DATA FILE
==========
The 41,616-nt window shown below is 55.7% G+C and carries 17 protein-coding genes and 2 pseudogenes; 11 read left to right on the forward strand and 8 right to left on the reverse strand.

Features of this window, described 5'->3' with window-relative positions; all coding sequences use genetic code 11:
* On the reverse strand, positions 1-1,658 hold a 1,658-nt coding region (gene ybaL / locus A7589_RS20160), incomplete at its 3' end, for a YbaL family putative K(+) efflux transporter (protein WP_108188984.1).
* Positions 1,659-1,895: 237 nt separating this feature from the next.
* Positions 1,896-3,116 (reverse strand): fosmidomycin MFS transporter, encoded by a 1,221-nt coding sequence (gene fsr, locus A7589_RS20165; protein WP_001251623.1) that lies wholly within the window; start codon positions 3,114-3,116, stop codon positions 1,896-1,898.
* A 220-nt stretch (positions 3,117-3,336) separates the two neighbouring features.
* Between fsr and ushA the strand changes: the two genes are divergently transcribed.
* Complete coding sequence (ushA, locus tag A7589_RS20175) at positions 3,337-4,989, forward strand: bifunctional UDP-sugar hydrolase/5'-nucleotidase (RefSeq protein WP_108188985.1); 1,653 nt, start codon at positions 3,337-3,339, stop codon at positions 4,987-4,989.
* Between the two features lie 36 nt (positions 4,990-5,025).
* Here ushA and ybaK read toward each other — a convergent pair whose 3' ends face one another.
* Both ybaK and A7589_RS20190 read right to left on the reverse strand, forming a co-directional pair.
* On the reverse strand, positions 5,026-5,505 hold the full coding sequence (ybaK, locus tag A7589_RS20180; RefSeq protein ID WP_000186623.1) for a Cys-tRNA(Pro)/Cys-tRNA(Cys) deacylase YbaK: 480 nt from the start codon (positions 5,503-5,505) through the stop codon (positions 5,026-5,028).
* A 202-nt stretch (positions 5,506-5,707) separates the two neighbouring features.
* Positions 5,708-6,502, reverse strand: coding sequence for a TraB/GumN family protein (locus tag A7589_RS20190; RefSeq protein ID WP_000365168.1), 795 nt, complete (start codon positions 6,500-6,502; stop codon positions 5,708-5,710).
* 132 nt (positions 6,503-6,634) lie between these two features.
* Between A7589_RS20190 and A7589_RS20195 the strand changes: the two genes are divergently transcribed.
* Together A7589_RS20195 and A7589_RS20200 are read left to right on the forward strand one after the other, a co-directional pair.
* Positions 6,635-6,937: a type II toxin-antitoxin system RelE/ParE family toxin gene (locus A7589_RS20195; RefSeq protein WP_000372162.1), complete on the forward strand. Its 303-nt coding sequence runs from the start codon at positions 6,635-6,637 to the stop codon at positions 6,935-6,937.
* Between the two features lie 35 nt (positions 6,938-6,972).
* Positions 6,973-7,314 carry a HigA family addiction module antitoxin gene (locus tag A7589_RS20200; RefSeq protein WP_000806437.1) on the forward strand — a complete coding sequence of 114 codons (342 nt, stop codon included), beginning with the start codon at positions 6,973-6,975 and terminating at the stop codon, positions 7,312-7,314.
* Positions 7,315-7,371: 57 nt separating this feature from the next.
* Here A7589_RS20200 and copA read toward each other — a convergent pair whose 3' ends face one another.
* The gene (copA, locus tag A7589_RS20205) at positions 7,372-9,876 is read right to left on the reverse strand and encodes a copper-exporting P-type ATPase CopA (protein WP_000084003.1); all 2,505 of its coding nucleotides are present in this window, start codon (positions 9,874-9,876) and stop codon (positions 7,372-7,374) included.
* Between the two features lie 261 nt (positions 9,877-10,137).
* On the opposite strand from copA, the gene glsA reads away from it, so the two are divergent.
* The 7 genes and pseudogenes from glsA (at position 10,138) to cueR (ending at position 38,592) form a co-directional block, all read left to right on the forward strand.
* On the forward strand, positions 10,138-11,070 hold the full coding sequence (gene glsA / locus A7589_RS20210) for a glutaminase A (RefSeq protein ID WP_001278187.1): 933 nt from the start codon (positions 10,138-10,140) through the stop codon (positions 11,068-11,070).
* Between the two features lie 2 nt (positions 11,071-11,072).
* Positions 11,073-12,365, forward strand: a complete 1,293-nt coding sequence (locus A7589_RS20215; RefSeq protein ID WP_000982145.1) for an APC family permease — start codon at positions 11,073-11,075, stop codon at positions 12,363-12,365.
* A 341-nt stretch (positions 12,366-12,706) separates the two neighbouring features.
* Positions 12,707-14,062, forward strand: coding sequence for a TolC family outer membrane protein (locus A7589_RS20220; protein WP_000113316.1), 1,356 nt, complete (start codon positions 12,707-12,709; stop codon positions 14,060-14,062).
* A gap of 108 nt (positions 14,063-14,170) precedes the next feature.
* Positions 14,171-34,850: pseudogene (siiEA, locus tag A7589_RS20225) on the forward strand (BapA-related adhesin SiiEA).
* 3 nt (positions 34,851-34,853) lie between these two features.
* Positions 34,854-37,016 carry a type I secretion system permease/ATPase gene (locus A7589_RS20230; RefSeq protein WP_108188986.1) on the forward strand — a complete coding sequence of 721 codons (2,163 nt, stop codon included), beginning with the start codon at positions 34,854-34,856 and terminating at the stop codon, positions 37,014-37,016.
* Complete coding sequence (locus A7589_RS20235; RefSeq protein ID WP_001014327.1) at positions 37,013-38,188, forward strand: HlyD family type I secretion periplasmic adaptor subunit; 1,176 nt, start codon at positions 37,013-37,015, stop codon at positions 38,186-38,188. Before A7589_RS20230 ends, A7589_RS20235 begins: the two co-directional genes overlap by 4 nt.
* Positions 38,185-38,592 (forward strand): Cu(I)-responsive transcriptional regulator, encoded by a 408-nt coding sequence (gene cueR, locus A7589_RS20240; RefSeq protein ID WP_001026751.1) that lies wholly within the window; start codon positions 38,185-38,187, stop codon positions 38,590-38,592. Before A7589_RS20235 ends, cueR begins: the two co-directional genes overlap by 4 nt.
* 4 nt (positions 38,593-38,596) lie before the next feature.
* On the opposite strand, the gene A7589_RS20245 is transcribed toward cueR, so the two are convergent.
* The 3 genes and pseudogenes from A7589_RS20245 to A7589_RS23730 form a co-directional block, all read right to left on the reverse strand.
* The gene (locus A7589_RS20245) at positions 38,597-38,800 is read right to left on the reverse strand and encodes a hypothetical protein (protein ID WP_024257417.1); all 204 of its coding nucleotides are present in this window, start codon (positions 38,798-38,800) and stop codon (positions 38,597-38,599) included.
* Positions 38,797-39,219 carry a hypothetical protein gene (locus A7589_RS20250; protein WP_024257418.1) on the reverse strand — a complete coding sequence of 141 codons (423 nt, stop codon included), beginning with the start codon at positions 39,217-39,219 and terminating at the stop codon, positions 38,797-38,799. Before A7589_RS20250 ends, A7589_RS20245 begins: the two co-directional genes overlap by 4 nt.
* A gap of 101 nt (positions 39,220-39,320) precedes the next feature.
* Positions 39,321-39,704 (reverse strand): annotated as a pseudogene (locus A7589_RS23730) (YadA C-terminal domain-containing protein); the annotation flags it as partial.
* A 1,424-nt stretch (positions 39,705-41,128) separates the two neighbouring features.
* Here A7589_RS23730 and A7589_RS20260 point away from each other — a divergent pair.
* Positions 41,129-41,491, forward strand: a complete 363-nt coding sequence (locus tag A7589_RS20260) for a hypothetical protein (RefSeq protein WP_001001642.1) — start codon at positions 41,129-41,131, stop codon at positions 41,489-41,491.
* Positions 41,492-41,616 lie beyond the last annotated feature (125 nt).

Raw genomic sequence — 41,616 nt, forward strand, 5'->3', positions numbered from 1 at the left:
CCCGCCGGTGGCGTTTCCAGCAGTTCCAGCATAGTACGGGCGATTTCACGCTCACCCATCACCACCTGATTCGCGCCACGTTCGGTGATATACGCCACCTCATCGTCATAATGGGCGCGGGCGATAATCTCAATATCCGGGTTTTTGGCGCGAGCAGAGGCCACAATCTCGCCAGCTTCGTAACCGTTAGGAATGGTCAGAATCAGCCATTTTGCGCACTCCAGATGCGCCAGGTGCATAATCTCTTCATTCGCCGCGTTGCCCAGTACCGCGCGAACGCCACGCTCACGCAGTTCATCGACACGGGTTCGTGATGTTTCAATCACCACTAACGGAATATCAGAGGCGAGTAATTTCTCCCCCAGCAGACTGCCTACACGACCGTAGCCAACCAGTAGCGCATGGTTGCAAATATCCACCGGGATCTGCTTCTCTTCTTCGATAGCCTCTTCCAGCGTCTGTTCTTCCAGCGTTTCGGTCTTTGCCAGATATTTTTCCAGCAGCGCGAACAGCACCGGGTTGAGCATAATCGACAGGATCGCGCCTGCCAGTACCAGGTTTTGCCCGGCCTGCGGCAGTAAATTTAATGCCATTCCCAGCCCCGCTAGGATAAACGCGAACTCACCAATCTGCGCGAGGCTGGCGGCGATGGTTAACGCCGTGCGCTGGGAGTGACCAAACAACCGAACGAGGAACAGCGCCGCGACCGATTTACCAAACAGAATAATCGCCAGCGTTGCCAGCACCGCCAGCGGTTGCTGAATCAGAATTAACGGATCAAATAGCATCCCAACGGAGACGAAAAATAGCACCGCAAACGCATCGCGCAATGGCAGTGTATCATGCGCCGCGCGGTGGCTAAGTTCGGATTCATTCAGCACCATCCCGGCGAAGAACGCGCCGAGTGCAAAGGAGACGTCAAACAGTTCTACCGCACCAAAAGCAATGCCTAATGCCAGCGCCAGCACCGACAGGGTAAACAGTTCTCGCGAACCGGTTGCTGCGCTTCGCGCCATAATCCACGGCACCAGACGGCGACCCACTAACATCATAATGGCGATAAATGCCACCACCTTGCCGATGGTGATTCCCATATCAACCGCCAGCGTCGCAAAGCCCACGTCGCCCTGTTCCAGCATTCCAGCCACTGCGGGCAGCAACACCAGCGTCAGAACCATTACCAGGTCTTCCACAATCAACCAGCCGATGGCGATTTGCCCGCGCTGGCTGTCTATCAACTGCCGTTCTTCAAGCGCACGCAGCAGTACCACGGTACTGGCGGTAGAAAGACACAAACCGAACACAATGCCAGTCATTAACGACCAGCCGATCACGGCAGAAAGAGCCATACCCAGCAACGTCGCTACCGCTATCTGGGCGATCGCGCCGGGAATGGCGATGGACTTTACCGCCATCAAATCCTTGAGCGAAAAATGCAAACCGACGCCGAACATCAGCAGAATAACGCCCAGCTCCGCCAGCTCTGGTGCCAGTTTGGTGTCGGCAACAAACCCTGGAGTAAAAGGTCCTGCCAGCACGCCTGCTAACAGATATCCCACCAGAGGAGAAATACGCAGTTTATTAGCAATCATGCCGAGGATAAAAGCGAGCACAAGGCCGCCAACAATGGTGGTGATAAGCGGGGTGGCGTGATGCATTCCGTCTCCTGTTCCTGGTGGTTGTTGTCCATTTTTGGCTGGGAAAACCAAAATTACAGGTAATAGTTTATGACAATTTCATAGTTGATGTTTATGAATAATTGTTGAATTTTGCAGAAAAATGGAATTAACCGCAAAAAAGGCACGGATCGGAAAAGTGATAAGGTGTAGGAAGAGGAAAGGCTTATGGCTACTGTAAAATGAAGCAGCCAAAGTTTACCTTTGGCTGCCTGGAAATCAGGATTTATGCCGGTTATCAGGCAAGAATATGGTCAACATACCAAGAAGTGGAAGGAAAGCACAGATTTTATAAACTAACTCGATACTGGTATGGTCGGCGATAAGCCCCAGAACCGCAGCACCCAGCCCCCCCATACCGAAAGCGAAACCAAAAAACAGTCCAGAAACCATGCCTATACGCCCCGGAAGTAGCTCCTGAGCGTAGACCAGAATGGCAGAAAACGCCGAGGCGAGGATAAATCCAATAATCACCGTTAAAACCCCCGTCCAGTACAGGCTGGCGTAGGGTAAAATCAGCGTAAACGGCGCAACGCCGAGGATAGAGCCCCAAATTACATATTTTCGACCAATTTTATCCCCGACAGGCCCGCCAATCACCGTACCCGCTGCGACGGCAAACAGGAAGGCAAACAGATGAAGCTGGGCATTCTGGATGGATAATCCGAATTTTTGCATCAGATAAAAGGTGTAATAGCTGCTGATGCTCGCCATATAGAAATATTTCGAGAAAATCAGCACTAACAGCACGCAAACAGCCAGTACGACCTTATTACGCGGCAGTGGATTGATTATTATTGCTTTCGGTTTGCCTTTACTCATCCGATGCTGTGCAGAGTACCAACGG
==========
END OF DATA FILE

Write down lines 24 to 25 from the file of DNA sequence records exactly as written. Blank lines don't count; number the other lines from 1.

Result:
* Between the two features lie 261 nt (positions 9,877-10,137).
* On the opposite strand from copA, the gene glsA reads away from it, so the two are divergent.